Dr. Vedder has done extensive research on the conservation of wildlife and wildlands. She has had decades of experience working internationally at the intersection of wildlife and human interests. If you’re interested in species conservation and how conservation efforts have evolved over time, you should check out this seminar.
— Lizzy Schattle, MESM 2021, Forest Sustainability Fellow
Forest Sustainability Fellowship Program Speaker
Modern conservation efforts have evolved from a focus on game species to endangered species to ecological communities and ecosystems and now to landscapes. In this evolution, species have played differing—and often diminishing—roles in conservation planning and implementation. Dr. Vedder will share her experience regarding species conservation, derived from her field research and NGO program leadership. She will highlight the roles that species continue to play: in particular, how the relationships between wildlife and people of different cultures and experiencing different impacts importantly inform effective conservation efforts. Dr. Vedder examines these issues from a long-term practitioner’s perspective, addressing human interests at local, national, and international scales.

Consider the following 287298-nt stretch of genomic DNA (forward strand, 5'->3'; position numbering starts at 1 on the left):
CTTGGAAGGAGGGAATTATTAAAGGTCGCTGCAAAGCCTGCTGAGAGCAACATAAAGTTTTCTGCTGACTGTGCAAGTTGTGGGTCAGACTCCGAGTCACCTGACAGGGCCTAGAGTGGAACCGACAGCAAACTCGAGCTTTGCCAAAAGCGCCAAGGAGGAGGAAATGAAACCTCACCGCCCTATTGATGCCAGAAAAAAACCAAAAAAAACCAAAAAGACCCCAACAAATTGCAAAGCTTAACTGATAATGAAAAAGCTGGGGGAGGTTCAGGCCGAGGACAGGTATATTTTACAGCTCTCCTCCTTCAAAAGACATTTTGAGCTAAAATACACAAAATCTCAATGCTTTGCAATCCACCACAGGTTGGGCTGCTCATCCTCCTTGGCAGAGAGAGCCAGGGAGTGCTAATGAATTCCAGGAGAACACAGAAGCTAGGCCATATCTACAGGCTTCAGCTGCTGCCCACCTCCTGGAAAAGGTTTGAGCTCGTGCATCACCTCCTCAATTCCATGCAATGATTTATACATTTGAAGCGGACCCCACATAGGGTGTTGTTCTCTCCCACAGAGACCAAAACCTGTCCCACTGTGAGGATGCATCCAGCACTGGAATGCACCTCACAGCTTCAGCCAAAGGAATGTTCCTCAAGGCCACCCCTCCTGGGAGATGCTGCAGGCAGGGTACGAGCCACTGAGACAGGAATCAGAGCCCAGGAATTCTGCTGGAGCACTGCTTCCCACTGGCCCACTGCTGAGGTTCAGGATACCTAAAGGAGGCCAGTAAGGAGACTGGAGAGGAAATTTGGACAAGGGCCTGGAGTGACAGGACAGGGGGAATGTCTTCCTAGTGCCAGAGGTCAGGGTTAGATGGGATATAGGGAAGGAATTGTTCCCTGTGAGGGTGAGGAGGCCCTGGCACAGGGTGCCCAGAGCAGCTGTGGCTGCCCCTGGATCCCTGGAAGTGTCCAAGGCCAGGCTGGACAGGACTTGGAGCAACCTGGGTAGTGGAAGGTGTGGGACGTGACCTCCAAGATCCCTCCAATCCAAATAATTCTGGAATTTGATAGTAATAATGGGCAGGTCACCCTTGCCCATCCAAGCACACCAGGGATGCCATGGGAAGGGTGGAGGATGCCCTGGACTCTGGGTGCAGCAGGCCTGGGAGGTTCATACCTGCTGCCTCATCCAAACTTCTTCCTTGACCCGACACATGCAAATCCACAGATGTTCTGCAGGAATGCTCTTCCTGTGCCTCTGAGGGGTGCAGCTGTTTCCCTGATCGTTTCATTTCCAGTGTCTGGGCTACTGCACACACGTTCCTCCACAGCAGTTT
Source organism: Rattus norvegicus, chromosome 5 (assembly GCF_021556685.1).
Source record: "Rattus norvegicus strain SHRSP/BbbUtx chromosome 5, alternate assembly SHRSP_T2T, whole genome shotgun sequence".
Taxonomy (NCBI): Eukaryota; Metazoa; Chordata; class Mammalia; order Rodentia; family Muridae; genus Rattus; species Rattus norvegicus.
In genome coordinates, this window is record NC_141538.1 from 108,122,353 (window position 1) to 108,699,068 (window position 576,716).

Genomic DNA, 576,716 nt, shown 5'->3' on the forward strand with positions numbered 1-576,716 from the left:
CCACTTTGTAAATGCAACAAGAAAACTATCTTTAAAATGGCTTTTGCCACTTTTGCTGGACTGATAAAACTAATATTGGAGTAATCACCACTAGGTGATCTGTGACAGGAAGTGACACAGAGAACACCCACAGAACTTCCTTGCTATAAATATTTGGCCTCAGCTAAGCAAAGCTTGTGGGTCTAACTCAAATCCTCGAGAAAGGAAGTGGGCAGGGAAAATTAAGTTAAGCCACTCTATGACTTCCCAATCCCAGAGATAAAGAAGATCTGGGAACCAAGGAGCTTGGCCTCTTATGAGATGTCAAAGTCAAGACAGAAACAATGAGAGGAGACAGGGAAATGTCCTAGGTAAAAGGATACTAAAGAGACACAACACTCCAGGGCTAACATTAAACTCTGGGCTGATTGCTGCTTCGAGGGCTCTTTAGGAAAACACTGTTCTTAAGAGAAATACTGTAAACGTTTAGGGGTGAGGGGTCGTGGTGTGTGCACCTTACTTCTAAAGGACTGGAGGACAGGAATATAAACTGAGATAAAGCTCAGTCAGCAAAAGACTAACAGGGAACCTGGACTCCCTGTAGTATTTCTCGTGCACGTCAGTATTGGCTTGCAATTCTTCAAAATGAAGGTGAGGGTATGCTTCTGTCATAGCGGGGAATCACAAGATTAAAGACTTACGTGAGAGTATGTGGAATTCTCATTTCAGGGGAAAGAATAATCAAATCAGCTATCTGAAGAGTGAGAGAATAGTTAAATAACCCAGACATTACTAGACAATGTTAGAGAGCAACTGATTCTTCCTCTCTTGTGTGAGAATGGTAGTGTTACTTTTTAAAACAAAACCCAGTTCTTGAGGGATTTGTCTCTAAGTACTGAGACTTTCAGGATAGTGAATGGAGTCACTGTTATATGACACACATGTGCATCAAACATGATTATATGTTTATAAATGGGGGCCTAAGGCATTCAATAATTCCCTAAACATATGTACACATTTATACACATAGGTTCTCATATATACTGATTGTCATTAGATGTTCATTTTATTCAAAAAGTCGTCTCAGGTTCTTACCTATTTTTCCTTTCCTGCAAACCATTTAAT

Dr. Vedder works in applied conservation, integrating ecological and social science as a basis for conserving wildlife and wildlands. She has conducted ecological research, launched field conservation projects, managed large in situ programs, consulted for the Global Environment Facility & USAID, and served in senior positions at the Wildlife Conservation Society and The Wilderness Society. Dr. Vedder teaches in the graduate program of the Yale School of the Environment, focusing on the practice of international conservation. Among publications are the critically acclaimed book In the Kingdom of Gorillas, and African Rainforest Ecology and Conservation (co-editor) published by Yale University Press.